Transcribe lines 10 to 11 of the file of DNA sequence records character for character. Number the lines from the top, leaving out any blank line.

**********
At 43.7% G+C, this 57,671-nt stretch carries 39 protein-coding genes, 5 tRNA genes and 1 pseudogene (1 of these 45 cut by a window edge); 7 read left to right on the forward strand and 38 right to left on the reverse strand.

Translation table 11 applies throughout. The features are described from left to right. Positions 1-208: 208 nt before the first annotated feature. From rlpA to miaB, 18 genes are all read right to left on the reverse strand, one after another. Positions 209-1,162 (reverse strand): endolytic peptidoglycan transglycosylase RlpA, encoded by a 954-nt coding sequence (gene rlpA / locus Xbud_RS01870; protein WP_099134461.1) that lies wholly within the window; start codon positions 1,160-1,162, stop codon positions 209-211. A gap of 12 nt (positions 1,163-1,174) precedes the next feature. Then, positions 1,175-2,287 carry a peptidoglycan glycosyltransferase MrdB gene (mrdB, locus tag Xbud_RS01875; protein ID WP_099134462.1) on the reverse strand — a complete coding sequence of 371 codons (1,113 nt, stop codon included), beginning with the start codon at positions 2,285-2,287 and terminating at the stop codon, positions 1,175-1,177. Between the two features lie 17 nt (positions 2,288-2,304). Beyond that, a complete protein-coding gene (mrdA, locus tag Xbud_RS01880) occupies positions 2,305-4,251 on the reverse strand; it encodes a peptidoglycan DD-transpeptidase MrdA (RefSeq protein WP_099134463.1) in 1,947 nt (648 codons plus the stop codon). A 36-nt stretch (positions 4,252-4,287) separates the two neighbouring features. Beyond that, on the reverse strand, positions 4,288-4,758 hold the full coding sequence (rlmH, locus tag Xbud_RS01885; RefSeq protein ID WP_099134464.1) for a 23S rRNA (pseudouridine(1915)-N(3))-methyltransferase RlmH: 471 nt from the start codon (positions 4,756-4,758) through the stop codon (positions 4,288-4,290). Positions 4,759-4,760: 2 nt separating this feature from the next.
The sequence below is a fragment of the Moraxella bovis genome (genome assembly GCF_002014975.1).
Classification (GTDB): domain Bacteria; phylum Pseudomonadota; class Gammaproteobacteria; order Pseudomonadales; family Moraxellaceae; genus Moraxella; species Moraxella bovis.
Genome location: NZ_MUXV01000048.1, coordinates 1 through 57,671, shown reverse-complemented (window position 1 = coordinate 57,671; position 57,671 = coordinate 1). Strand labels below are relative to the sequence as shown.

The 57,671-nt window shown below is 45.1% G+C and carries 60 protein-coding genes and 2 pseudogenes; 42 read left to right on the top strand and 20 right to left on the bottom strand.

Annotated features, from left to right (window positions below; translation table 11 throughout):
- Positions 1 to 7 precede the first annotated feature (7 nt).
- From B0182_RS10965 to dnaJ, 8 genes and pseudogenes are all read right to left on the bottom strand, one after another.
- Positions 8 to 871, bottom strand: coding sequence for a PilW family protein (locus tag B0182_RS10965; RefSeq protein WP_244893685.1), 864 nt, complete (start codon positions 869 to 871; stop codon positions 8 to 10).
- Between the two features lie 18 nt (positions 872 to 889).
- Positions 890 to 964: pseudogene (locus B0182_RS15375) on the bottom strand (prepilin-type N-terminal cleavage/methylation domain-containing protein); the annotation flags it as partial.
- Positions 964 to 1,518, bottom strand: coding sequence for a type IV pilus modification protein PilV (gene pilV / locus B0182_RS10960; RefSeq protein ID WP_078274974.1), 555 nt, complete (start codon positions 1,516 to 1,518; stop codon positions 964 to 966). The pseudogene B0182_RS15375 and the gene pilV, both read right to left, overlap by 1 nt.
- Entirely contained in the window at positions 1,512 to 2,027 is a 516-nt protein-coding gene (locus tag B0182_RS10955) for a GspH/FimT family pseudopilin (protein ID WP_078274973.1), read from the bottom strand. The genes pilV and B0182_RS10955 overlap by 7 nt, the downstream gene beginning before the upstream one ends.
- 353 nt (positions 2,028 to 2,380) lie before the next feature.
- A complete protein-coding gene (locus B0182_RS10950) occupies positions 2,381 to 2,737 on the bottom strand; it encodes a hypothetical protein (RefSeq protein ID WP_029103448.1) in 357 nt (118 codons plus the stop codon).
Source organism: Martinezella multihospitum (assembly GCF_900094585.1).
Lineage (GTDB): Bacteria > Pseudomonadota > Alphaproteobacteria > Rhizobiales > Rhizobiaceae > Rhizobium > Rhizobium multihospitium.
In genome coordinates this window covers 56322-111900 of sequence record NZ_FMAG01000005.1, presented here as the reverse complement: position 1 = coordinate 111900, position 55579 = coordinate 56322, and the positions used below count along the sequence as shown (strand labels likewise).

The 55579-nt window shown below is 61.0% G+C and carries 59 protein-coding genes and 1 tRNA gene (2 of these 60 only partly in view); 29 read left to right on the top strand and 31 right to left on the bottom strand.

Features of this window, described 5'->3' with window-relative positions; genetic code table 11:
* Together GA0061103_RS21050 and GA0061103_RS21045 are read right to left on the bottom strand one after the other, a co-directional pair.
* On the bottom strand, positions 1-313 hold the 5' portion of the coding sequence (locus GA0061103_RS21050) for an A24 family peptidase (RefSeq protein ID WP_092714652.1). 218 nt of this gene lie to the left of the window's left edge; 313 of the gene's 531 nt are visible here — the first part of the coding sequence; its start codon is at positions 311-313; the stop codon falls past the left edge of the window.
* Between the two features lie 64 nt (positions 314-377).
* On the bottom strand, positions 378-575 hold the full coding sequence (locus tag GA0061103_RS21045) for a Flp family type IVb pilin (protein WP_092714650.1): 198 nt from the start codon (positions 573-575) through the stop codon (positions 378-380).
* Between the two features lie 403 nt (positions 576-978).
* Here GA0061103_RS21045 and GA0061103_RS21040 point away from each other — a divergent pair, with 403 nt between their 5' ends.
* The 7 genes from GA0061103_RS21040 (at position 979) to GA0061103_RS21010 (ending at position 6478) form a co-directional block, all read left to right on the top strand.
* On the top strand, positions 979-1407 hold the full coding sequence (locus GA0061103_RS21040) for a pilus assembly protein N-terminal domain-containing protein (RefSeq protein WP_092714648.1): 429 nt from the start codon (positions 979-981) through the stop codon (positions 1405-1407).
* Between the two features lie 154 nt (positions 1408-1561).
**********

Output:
- Positions 8 to 871, bottom strand: coding sequence for a PilW family protein (locus tag B0182_RS10965; RefSeq protein WP_244893685.1), 864 nt, complete (start codon positions 869 to 871; stop codon positions 8 to 10).
- Between the two features lie 18 nt (positions 872 to 889).